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Here we are at the end of 2013, on the cusp of a new year, we at Critical Distance look back at all of the great criticism of the year. We trudged through the 1265 links we featured in the 2013 entries of TWIVGB and then checked the additional 50 recommendations you, the readers, submitted for consideration. From all of that we did our best to whittle a curatorial list of the most memorable, most important and most representative critical pieces of year. Critical Distance is proud to present the 2013 edition of This Year in Video Game Blogging.

Publications

Originally we called this print, but as the world moves towards digital, the specialist publications have begun to emerge. What used to be collaborative blogs has emerged into specialist publications with a wide variety of voices and names contributing.

Alan Williamson’s first full year of Five Out of Ten magazine put out a load of great work. Too many names to list here – 17 in all – contributed high quality critical work in its pages.

Another digital magazine, that got its start this year, is Zoya Street’s Memory Insufficient with 7 issues to its credit so far.

Ghosts In The Machine is a short story anthology of 13 pieces by a variety of video game critics edited by Lana Polansky and Brendan Keogh.

Critical Video Game Blogging

Every year the focus of most of the work is on the games themselves, ranging from a holistic overview, to narrowing in on a single aspect or connecting it to the greater trends and themes of the medium. This is true for games of the present and of the past.

Without a doubt the most talked about game of the year is Bioshock Infinite. Cameron Kunzelman was kind enough to collect a lot of the early writings of the game soon after its release.

Leigh Alexander examines her own reaction to Bioshock Infinite and finds that the same formula is cracking at the seams as time has passed it by.

Matthew Armstrong calls the game out on the difference between subtlety and cowardice, “trying to play dress-up as an intellectual exercise in what video games can accomplish.”

Meanwhile, Tevis Thompson takes not only the game to task, but the mainstream reviews and their lack of critical rigor towards it.

While Bishock Infinite may have generated the most, Gone Home certainly generated the most variety. In an emotion reflection by Merritt Kopas, she revealed that she cried a number of times. “This is a videogame. About girls in love. That shouldn’t be exceptional in and of itself, but it is.”

Leigh Alexander explores the nostalgia and the reflections of the time, Riot Grrls included, within Gone Home. Almost as a counter Maddy Myers explains how the game doesn’t reflect her experience of high school or the world.

Scott Nichols on his blog Gamerly Musings explains why he spoiled a certain aspect of the narrative in his review of Gone Home and why he felt it wasn’t something people should have held back.

Clockworkworlds’ Austin Walker reads between the lines of many of the artifacts of Terrence’s past and finds he may be the victim of child molestation.

Todd Harper looks into the Christian artifacts and what they represent about the different members of the family regarding their faith and the game as a whole.

Naomi of Dead Pixel looks at the one point in the game where Kaitlin asserts her own will over the player’s to keep her sister’s privacy.

Tom Chick at Quarter to Three asserts that The Last of Us has real heart, but not much else.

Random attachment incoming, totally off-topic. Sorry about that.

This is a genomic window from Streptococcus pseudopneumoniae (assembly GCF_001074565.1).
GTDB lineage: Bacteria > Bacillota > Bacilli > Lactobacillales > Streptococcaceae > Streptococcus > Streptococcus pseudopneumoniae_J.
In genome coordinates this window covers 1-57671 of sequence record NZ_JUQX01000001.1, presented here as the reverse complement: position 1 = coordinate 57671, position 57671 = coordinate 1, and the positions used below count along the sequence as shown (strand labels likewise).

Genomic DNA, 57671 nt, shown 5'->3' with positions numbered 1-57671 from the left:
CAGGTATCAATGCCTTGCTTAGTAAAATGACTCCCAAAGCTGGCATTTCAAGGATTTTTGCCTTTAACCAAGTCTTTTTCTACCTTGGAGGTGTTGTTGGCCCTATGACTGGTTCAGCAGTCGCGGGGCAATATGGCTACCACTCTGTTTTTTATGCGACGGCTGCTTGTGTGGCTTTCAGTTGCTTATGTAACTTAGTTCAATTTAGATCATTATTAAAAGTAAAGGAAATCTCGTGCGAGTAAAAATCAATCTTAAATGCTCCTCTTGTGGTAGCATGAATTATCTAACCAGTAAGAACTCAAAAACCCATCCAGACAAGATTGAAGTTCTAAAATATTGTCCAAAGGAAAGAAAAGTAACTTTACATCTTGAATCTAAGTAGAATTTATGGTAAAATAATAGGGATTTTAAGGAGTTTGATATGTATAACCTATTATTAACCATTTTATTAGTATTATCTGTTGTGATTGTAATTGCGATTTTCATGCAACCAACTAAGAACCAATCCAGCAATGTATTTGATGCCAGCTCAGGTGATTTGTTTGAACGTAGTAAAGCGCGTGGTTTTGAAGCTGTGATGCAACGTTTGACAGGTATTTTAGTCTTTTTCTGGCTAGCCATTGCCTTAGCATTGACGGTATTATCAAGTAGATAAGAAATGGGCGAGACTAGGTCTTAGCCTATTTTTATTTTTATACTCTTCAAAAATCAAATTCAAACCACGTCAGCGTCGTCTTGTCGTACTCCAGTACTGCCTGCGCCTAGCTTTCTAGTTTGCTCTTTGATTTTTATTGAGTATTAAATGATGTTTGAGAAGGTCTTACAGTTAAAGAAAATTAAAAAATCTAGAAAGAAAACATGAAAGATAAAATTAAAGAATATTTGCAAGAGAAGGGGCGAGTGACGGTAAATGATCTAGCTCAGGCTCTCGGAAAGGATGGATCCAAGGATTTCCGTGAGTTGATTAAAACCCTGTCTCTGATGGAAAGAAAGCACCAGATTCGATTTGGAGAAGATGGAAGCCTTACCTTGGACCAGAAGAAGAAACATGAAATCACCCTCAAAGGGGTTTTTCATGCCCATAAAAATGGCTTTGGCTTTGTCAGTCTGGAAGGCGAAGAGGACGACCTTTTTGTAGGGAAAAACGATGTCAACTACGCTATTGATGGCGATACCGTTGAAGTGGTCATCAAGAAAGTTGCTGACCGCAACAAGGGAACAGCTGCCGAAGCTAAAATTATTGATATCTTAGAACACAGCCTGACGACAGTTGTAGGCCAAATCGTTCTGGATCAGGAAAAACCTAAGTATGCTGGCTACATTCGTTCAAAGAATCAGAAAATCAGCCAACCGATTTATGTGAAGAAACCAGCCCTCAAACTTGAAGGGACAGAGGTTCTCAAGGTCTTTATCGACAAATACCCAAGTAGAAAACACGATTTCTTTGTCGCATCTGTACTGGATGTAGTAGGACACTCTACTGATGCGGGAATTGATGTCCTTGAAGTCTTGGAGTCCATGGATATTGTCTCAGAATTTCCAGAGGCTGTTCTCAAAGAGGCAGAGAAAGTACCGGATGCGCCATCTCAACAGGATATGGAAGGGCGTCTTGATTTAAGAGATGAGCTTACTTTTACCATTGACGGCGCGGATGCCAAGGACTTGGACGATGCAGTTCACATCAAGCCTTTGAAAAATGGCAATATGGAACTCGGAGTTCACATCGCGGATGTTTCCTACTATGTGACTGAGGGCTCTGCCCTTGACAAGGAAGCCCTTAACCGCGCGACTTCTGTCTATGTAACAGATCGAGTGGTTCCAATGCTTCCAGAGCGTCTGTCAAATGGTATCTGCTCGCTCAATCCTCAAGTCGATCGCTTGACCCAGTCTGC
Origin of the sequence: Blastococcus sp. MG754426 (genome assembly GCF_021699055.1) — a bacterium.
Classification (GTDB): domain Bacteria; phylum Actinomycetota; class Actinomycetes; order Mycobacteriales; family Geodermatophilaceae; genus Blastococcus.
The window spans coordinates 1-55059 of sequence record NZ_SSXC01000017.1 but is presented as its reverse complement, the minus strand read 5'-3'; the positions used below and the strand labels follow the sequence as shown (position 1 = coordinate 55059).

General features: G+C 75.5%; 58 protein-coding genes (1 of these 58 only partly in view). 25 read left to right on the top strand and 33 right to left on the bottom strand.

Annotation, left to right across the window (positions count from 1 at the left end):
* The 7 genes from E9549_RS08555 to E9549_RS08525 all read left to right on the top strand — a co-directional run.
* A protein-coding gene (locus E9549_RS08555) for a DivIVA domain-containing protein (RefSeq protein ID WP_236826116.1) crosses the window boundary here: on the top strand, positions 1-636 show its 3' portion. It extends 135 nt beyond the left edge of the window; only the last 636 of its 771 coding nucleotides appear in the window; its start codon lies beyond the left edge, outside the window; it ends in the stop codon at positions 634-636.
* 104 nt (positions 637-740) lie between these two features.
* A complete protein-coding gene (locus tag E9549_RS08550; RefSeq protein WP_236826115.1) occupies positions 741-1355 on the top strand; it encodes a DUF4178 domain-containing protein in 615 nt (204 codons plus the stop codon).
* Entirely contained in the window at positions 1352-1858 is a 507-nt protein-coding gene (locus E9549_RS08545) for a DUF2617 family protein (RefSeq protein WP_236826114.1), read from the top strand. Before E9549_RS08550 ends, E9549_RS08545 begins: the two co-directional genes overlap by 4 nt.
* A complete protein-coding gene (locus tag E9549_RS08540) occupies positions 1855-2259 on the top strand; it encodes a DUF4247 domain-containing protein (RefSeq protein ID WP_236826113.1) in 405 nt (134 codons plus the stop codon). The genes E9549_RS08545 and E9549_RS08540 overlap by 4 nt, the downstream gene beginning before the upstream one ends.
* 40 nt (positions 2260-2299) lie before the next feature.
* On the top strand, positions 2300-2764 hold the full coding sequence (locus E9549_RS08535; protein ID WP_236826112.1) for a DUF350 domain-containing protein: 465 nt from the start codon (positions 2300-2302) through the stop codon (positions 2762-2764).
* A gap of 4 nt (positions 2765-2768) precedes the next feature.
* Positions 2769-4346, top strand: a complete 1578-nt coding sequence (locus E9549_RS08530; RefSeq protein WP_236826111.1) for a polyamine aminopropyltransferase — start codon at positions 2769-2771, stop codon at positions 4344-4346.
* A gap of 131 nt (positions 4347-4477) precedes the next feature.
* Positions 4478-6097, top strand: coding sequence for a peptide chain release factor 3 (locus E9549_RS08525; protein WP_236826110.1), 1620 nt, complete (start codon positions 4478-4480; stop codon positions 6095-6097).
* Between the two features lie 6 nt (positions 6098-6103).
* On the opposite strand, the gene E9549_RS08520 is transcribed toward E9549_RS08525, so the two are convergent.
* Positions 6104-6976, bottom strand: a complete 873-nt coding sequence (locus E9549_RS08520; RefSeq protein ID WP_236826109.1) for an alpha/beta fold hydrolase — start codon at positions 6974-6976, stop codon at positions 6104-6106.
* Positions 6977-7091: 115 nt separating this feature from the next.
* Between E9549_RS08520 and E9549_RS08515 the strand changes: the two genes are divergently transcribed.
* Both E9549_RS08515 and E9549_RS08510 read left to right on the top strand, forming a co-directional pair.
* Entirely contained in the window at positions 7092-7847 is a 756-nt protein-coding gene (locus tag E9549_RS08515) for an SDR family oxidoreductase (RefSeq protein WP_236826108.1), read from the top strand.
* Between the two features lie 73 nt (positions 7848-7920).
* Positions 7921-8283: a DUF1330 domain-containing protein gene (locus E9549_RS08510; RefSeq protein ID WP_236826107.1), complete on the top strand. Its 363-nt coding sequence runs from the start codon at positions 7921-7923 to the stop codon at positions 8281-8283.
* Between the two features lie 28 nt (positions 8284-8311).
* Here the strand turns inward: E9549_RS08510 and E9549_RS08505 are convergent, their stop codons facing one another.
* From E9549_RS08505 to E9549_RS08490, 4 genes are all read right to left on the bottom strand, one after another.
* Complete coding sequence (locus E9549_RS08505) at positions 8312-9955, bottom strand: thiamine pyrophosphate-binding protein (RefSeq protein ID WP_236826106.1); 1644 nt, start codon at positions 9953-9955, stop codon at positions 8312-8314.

Errant Signal’s Chris Franklin calls The Last of Us “perhaps the best possible version of a fundamentally flawed design ideology; a perfect implementation of an imperfect idea.”

Stephen Beirne looks at The Ladder of Us and how Naughty Dogs seems terrified of its audience.

At Medium Difficulty, Javy Gwaltney focuses in on Bill, one of the secondary characters, and how his depiction resonates out to the larger world of the work.

Leigh Alexander writes for Gamasutra on the untimely tragedy of Grand Theft Auto V and for all the open world bluster, how confining the game ultimately feels.

Cameron Kunzelman asks why GTA5 is so conservative, saying about the series, “[it] has always been about selling our own shitty culture back to us and then explaining that we’re transgressive because we buy it.”

Anjin Anhut at How To Not Suck At Game Design deconstructs that satire of GTA5 or lack there of and how it can’t subvert what is already too outrageous.

Meanwhile, Tom Bissell writes a letter to Niko Bellic about Grand Theft Auto V at Grantland.

Proteus co-creator Ed Key responds to contentions that his game was not a game by asking “What Are Games?”

L. Rhodes chimes in that the discussion surrounding Proteus is less to do about the experience of playing it than it does justifying Proteus.

Ian Bogost, meanwhile, wrote a trio of artisanal reviews about the game.

Line Hollis compares Dear Esther and The Stanley Parable and what they have to say about fate and a deterministic universe.

Chris Franklin aka Campster, commits to a holistic reading of The Stanley Parable since its meaning only becomes apparent when viewed as a possibility space and not a single true playthrough.

Eric Swain on his column at PopMatters, took a look at the use of the camera in Brothers: A Tale of Two Sons and Kentucky Route Zero‘s indifference towards video games’ platonic ideal.

Also at PopMatters, is G. Christopher Williams piece about Rogue Legacy and its reflection about the contemporary economic status quo. And Scott Juster, of the Experience Points duo, labels Papers, Please as a game about the “banality of evil.”

Brian Boudreaux of Players Delight refutes the thinking of how Beyond: Two Souls is possibility space is limited and muses that the game’s biggest step forward was also taken too early.

At Unwinnable, Kris Ligman deconstructed Johnny’s place as a part of the Saints Row franchise and how him ending up pushed to the side in Saints Row IV mirror’s the series trajectory as a whole.